Robin Leigh Miller

Read more about Robin Leigh Miller.

Interview By: Tamazon

Date: September 01, 2007

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Could you please start by telling us a little about yourself?

Well let's see. My name is Robin Leigh Miller, I'm a mother of three wonderful if not trying children, two boys one girl. I have a fantastic husband that I've shared the last nineteen years with and my biggest supporter in my writing career. Let's turn to some unique things about me. When I was sixteen I began a six year career driving dirt track stock cars, micro sprint cars, (funny little cars with wings on the top) and a little dune buggy racing.

This is how I met my husband. We raced against each other in the same division. It took five years for us to speak to one another, but three months after our first date we were engaged, seven months later we were married. He tells everyone he finally caught me after years of chasing me around the track. Six years later, we welcomed our first child.

I love reading, devouring fiction books like my life depends on it. One day out of the blue a notion hit me; why not try writing one myself. I took writing courses, began rereading books and studying the formats, and a year later I'm published. Now I divide my time between my children, husband, business and writing. Writing is my escape from the day-to-day turmoil I may encounter.

I'm an adrenaline junky and this carries into my stories. Action and adventure are sure to be found within my plots. I'm a believer that women are stronger than they think, this too can be found in my books. Eleanor Roosevelt said it best, "Women are like tea bags, and you never know how strong they are until you get them into hot water."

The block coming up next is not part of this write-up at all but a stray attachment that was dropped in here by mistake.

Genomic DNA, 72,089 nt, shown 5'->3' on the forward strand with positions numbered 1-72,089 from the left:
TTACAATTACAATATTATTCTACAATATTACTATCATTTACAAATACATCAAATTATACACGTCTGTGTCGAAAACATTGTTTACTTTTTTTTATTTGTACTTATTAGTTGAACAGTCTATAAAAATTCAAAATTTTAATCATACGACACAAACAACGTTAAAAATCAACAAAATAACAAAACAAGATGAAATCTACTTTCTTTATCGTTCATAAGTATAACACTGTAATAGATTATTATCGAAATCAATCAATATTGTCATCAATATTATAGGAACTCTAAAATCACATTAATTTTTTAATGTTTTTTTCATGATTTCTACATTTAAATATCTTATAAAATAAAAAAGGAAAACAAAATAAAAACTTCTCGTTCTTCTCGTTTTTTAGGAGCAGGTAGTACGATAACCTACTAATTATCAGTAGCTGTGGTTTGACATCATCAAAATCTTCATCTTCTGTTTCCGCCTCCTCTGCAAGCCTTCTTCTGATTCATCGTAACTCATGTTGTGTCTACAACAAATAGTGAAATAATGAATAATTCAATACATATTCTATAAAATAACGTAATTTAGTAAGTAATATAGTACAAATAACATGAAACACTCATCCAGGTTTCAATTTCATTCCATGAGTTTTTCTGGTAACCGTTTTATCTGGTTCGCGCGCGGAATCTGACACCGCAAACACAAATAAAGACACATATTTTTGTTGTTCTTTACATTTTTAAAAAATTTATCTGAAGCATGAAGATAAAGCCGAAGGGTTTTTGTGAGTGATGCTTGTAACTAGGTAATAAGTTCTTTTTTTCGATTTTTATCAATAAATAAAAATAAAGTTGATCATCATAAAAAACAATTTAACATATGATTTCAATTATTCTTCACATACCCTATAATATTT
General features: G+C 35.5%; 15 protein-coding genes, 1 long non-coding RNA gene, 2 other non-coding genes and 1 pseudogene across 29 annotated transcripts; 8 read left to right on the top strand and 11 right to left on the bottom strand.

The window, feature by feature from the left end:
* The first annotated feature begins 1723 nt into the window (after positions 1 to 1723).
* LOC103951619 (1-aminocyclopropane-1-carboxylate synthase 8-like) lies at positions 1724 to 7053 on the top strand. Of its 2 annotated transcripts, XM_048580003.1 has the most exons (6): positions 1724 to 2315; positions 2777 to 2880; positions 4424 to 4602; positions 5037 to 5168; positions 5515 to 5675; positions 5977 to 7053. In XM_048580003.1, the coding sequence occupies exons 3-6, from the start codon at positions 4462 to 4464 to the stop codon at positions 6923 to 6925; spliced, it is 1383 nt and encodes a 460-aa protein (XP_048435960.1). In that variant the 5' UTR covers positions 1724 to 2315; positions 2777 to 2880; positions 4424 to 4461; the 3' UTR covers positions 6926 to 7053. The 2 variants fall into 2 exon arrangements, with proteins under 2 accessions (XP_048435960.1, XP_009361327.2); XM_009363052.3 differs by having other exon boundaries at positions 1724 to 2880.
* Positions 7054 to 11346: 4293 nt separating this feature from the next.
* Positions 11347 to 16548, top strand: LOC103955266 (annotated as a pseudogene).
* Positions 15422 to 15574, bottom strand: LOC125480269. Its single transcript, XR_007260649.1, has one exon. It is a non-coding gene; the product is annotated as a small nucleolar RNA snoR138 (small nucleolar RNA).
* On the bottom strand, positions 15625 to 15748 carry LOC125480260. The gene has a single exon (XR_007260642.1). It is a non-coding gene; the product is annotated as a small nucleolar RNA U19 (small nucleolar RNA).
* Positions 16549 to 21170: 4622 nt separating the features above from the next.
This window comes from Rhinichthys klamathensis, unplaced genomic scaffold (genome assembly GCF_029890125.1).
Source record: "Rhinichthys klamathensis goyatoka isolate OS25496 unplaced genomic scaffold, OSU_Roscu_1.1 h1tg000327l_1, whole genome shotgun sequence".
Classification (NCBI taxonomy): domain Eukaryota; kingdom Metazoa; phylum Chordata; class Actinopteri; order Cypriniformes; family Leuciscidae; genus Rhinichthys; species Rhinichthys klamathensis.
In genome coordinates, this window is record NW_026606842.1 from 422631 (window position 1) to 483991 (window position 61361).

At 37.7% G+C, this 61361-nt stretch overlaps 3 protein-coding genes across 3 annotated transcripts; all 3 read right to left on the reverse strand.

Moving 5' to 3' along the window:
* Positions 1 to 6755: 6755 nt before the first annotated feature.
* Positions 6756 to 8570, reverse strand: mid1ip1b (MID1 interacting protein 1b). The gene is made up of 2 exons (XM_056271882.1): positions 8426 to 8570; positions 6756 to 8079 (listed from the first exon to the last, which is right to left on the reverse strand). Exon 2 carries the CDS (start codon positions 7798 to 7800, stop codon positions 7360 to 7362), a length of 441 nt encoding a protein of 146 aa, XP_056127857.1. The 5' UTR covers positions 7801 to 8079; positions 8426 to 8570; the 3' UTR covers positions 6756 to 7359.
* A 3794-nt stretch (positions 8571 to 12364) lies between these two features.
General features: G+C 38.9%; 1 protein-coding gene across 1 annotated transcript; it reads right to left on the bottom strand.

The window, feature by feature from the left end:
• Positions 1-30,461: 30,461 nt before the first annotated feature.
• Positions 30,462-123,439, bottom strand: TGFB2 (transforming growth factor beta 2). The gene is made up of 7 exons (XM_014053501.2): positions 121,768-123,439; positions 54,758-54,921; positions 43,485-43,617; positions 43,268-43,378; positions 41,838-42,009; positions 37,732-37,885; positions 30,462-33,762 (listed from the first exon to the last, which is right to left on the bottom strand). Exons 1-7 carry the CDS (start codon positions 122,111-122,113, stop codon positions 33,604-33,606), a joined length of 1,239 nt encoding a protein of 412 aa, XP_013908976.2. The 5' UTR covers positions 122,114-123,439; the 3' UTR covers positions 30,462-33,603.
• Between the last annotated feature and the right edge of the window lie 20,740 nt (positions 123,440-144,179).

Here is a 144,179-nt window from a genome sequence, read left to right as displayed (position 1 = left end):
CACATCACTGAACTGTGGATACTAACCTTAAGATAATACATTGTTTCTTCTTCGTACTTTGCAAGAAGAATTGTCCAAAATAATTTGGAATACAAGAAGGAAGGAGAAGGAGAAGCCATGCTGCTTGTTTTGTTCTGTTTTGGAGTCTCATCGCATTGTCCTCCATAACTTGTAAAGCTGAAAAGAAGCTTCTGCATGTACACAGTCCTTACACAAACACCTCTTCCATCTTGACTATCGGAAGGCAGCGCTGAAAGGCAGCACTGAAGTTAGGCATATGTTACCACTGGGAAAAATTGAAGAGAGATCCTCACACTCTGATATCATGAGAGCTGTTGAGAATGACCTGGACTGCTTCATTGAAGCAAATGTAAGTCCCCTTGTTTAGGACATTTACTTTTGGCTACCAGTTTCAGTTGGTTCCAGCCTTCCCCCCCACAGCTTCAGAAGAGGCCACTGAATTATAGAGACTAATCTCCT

Let's not forget the softer side of women; I like to stress that as well. Kick ass women are great, but they too like doors opened for them, a nice back rub, flowers and simple romance. I try to combine all those aspects into my characters.

I love reading and writing and if someone else finds enjoyment in my stories then I'm happy. Making others happy is what I'm about.

What's your favorite genre to read?

Paranormal romance is my all time favorite genre. For me romance stories have to have a kick. Something strange, out of the ordinary, wild has to be going on to keep my interest up. When I read I want to be taken away from the real world. Let's face it that's why we read right?

Who or what influences you when you write?

Influences come from everywhere for me. It could be a statement made by someone I'm talking to, something I hear on the news, a flicker of an idea I get from watching a program on TV. I start with an idea and build around it until it takes on a life of its own. All it takes is the smallest idea and my imagination runs wild. Sometimes when the book is finished, it doesn't resemble the original idea in the least. But, that's okay, the idea got me started. Now I'm finding people offering ideas and that makes me smile.

When you have writer's block how do you break free?

There are times when my creative juices slow, but they haven't come to a full stop, not yet. When things do slow for me, I go for a walk, play soccer with my kids, pop on some music anything to take my mind as far away from the story as possible. When I come back, I'm fresh. Sometimes I write for ten to fifteen minutes walk away for an hour and return. I've found this a great way to keep from becoming bogged down so to speak. Then of course, there are those days that I write for hours nonstop. My family is great about that. They leave me alone so I can get it out of my system. Just a simple change of scenery can work wonders and sometime inspire me.

Can you please give us a sneak peek at any of your upcoming books?